His eyesight bothered him the rest of the evening as he finished packing and watched a DVD, ordered from Netflix, on his tiny TV: a British comedy from the 1940s, I Know Where I’m Going, set in the Hebrides. His mother had always said it was one of her favorites. Bern had never seen it. Key scenes had been filmed in the Western Isles Hotel, in Tobermory, on the island of Mull. The hotel still existed, and Bern had booked a night in it. Now, as he watched the movie, he was stunned to see how much his mother had modeled her appearance on the lead actress—a short bob of hair (shaped, each night, by a phalanx of pins), stiff-shouldered blouses, and casual suit coats. The plot was a silly romance, made bearable by remarkable black-and-white panoramas of rocky coastlines and castles. He feared, if his mother had based her foundational views of Scotland on this film, which she’d first seen as a girl, her head had been padded with fluff about the country, and his own visit, in honor of her memory, might turn out to be a folly, as well. Travel was hard enough without harboring unrealizable expectations.

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As the movie played, he kept rubbing his eye. He had no idea what was wrong with it (a burst blood vessel? a tear in the retina?). All he knew was that, at the beginning of a new phase in his life, he had arranged a sightseeing trip to his mother’s ancestral lands, and now he wasn’t seeing properly.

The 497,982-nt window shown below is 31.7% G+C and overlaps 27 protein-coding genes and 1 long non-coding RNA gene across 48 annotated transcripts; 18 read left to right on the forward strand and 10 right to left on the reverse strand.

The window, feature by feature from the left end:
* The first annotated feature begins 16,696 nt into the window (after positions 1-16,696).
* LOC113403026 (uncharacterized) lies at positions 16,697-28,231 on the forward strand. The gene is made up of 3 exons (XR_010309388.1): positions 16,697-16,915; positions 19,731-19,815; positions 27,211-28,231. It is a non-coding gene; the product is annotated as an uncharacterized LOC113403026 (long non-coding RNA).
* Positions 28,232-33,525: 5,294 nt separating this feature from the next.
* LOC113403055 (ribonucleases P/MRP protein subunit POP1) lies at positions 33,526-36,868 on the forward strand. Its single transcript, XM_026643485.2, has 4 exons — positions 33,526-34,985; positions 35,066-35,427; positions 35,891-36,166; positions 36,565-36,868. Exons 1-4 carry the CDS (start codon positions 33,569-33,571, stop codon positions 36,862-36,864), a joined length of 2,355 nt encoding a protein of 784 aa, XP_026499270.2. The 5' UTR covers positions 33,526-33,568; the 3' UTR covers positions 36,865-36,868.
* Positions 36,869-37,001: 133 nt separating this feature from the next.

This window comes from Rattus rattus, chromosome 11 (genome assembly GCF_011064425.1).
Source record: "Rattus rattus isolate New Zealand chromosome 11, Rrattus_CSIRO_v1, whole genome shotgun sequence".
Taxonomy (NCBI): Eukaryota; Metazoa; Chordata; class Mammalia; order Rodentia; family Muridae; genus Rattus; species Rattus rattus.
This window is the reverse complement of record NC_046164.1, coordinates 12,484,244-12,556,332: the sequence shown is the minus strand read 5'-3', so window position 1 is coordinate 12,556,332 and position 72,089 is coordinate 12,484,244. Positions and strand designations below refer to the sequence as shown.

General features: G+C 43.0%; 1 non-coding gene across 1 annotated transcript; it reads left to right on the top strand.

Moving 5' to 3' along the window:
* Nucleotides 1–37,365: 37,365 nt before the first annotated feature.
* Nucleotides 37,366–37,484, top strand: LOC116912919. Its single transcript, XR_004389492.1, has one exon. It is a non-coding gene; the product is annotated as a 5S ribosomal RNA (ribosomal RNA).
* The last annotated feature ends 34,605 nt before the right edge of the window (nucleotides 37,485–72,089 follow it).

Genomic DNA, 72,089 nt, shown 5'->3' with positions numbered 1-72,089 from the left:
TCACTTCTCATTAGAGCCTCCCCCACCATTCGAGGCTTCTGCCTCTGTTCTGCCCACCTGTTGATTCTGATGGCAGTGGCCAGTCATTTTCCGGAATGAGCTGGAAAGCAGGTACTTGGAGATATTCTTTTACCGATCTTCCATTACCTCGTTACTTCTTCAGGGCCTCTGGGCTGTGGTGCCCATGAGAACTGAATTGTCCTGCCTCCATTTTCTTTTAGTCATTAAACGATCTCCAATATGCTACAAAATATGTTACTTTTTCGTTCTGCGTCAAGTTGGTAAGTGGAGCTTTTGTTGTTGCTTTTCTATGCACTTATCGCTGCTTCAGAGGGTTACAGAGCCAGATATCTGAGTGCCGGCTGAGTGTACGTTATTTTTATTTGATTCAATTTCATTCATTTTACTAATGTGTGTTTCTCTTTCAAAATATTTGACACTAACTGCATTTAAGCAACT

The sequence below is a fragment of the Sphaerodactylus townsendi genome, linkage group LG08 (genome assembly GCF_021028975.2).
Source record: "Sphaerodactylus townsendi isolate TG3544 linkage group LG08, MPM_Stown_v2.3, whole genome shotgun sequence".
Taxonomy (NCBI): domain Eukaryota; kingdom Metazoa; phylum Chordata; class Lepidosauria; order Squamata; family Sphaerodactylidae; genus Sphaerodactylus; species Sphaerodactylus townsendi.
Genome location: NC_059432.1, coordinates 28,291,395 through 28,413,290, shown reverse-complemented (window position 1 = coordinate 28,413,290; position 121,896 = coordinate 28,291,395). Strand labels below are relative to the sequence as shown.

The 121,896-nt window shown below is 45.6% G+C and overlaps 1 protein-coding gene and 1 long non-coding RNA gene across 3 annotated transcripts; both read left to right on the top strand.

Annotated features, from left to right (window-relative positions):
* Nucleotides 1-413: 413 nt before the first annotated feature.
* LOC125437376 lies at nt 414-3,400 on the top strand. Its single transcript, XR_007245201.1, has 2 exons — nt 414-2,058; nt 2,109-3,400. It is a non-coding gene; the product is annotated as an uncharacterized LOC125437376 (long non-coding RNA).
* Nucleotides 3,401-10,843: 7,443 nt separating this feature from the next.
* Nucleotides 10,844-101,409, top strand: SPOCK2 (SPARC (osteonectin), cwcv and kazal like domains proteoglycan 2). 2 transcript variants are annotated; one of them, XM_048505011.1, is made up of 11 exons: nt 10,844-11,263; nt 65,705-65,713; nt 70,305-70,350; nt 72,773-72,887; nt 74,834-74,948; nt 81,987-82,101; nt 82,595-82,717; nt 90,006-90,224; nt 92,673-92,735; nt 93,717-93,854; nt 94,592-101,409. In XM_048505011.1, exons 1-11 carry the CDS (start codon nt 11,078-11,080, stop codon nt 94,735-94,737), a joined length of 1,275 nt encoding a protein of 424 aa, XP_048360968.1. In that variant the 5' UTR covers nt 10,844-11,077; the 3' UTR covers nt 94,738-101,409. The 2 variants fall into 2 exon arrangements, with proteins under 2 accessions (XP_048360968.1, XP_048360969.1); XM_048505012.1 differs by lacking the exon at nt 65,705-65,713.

He took his raindrop to Scotland. On the plane from Newark to Glasgow, the woman seated next to him, a former medical technician from Queens, assured him his eye was probably nothing to worry about. ‘‘Sounds like a floater,’’ she said. ‘‘They’re pretty common as we age—how old are you?’’


‘‘Well, there you go then. The back of the eye is made of this gel-like stuff, the vitreous, which shrinks as we get older and gets a little shreddy,’’ she explained, uncapping a mini-bottle of chardonnay she had purchased from the flight attendant. ‘‘Bits of protein called collagen, they break off and cause what I’m guessing you’re seeing—sort of a shadow on the retina. Annoying, but harmless. It might or might not fade with time. My advice? Make friends with it. Give it a name. You may just have to live with it.’’

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All he knew was that, at the beginning of a new phase in his life, he had arranged a sightseeing trip to his mother’s ancestral lands, and now he wasn’t seeing properly.”

She sounded knowledgeable and reasonable, but when she passed up, on the in-flight entertainment system, an array of classic movies—Casablanca, Children of Paradise, The Spirit of the Beehive—and settled instead on Robocop, Bern began to doubt her judgment. He had brought to read a very fine old Dorothy Sayers mystery, Gaudy Night, but found he couldn’t concentrate on it in the general discomfort of the cramped quarters and his surprising—new, for him—fear of flying.